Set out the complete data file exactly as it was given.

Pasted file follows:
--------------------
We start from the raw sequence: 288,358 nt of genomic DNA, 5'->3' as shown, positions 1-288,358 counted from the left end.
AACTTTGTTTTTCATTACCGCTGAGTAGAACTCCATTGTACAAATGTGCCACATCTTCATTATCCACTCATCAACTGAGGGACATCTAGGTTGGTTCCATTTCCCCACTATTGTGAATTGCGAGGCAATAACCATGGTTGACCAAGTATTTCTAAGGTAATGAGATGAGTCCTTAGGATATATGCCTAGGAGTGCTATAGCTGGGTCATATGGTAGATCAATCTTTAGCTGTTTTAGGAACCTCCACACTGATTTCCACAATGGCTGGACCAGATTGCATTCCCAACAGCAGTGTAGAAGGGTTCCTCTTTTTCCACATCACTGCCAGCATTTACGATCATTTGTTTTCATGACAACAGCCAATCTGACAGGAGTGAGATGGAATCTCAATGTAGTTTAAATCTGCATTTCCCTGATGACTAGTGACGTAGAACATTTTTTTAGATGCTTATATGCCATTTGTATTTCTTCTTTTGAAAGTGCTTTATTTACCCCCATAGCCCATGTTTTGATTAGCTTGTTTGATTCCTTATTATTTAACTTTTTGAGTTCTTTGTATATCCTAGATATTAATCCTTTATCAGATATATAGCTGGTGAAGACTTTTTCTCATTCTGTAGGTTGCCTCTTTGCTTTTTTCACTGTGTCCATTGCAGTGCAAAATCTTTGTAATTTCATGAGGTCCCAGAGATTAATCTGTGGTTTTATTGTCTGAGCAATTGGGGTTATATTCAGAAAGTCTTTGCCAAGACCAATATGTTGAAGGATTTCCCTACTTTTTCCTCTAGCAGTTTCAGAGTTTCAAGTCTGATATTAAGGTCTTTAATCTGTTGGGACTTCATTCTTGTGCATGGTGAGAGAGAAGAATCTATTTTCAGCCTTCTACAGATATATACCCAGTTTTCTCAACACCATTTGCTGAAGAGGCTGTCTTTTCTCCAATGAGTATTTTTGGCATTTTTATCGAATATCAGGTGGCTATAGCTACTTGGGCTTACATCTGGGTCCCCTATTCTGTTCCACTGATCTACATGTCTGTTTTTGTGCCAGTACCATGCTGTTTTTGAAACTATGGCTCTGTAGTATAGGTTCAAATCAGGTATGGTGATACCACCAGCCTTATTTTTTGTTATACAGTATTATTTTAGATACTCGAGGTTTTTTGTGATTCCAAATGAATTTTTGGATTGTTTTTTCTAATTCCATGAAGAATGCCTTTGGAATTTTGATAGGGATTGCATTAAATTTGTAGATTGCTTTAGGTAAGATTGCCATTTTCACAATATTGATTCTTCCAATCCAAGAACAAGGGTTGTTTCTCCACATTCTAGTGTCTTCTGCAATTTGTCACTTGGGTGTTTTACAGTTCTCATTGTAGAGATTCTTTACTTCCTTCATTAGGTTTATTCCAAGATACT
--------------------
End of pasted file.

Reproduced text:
We start from the raw sequence: 288,358 nt of genomic DNA, 5'->3' as shown, positions 1-288,358 counted from the left end.
AACTTTGTTTTTCATTACCGCTGAGTAGAACTCCATTGTACAAATGTGCCACATCTTCATTATCCACTCATCAACTGAGGGACATCTAGGTTGGTTCCATTTCCCCACTATTGTGAATTGCGAGGCAATAACCATGGTTGACCAAGTATTTCTAAGGTAATGAGATGAGTCCTTAGGATATATGCCTAGGAGTGCTATAGCTGGGTCATATGGTAGATCAATCTTTAGCTGTTTTAGGAACCTCCACACTGATTTCCACAATGGCTGGACCAGATTGCATTCCCAACAGCAGTGTAGAAGGGTTCCTCTTTTTCCACATCACTGCCAGCATTTACGATCATTTGTTTTCATGACAACAGCCAATCTGACAGGAGTGAGATGGAATCTCAATGTAGTTTAAATCTGCATTTCCCTGATGACTAGTGACGTAGAACATTTTTTTAGATGCTTATATGCCATTTGTATTTCTTCTTTTGAAAGTGCTTTATTTACCCCCATAGCCCATGTTTTGATTAGCTTGTTTGATTCCTTATTATTTAACTTTTTGAGTTCTTTGTATATCCTAGATATTAATCCTTTATCAGATATATAGCTGGTGAAGACTTTTTCTCATTCTGTAGGTTGCCTCTTTGCTTTTTTCACTGTGTCCATTGCAGTGCAAAATCTTTGTAATTTCATGAGGTCCCAGAGATTAATCTGTGGTTTTATTGTCTGAGCAATTGGGGTTATATTCAGAAAGTCTTTGCCAAGACCAATATGTTGAAGGATTTCCCTACTTTTTCCTCTAGCAGTTTCAGAGTTTCAAGTCTGATATTAAGGTCTTTAATCTGTTGGGACTTCATTCTTGTGCATGGTGAGAGAGAAGAATCTATTTTCAGCCTTCTACAGATATATACCCAGTTTTCTCAACACCATTTGCTGAAGAGGCTGTCTTTTCTCCAATGAGTATTTTTGGCATTTTTATCGAATATCAGGTGGCTATAGCTACTTGGGCTTACATCTGGGTCCCCTATTCTGTTCCACTGATCTACATGTCTGTTTTTGTGCCAGTACCATGCTGTTTTTGAAACTATGGCTCTGTAGTATAGGTTCAAATCAGGTATGGTGATACCACCAGCCTTATTTTTTGTTATACAGTATTATTTTAGATACTCGAGGTTTTTTGTGATTCCAAATGAATTTTTGGATTGTTTTTTCTAATTCCATGAAGAATGCCTTTGGAATTTTGATAGGGATTGCATTAAATTTGTAGATTGCTTTAGGTAAGATTGCCATTTTCACAATATTGATTCTTCCAATCCAAGAACAAGGGTTGTTTCTCCACATTCTAGTGTCTTCTGCAATTTGTCACTTGGGTGTTTTACAGTTCTCATTGTAGAGATTCTTTACTTCCTTCATTAGGTTTATTCCAAGATACT